"And this shall be a sign unto you: You shall find the infant wrapped in swaddling clothes, and laid in a manger.
"And suddenly there was with the Angel a multitude of the heavenly army, praising God, and saying: Glory to God in the highest and on earth, peace to men of good will."
Here the argument begins. Is it biblical to say, "Peace on earth and good will to men," which is inclusive but inexact? Or does that dilute and distort the meaning of "Peace on earth to men of good will," which is restrictive?
The former, while ecumenical, seems pacifist. Do we wish good will today to al-Qaida? And is not the chorus singing out peace on earth "to men of good will" at the first Christmas a "heavenly army"?
And is not the purpose of an army to destroy enemies -- in the case of the heavenly army, the army of the Devil?
"Peace on earth to men of good will" seems more consistent with the Sermon on the Mount, where the Lord says, "Blessed are the peacemakers: for they shall be called the children of God."
Surely, Christ was not here calling down blessings on the legions that had brought a Roman peace to the known world by conquering all tribes and nations through the power of the sword.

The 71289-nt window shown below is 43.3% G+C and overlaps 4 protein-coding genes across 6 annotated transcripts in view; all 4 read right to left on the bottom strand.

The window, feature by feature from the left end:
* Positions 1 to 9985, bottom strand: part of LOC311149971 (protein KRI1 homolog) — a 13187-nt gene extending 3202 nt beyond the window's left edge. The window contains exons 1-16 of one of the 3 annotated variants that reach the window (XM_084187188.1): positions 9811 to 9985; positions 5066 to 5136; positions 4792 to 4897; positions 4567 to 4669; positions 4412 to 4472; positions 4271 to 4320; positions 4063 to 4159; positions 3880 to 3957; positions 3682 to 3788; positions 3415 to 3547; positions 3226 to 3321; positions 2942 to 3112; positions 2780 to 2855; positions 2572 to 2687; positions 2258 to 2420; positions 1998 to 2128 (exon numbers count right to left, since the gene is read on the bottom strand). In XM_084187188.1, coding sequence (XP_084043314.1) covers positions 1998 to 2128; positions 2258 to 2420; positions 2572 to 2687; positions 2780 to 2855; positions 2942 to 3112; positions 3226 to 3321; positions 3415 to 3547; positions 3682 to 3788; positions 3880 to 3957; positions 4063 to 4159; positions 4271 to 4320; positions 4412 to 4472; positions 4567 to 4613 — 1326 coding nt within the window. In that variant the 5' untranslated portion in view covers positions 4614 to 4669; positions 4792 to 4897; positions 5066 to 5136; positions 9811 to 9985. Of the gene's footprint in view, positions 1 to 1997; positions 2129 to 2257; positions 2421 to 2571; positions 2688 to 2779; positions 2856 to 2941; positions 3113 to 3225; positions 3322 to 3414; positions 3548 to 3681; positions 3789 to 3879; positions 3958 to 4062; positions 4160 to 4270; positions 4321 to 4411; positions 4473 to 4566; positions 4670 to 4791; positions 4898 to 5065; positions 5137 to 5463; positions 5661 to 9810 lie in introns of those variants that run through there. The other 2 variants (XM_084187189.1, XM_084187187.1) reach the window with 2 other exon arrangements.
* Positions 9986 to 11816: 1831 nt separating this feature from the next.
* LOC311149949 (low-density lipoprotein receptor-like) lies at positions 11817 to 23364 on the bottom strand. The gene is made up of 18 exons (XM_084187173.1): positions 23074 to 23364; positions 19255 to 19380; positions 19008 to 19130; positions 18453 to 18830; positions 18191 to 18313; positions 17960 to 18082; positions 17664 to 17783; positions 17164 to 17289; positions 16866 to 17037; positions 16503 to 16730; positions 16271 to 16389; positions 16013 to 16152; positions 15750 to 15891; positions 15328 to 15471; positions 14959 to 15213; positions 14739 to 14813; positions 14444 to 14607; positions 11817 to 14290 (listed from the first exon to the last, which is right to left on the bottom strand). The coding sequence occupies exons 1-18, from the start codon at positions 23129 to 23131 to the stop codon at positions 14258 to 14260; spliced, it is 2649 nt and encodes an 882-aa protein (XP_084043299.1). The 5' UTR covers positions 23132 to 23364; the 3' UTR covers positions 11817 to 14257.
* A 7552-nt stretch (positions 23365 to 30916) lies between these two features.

Yet, Christ did not exclude Romans soldiers from the company of men of good will. Of the centurion who implored him to heal his servant from afar, as "I am not worthy that thou shouldst come under my roof," Christ said: "Amen, I say to you. I have not found such great faith in Israel."
The centurion's words have become immortal, as for centuries they have been repeated three times by the faithful before receiving communion at every Latin mass said on earth.
What the Bible seems to teach is that there are just causes worth fighting for and just men who fight in them, and "peace on earth" is not merely the absence of war, as "in the fifteenth year of the reign of Tiberius Caesar," but the presence of peace with justice.
To his credit, President Obama reintroduced, in his address at Oslo on accepting the Nobel Prize for Peace, the Christian concept of a just war.
"(O)ver time, as codes of law sought to control violence within groups, so did philosophers and clerics and statesmen seek to regulate the destructive power of war. The concept of a 'just war' emerged, suggesting that war is justified only when certain conditions were met: if it is waged as a last resort or in self-defense; if the force used is proportional; and if, whenever possible, civilians are spared from violence."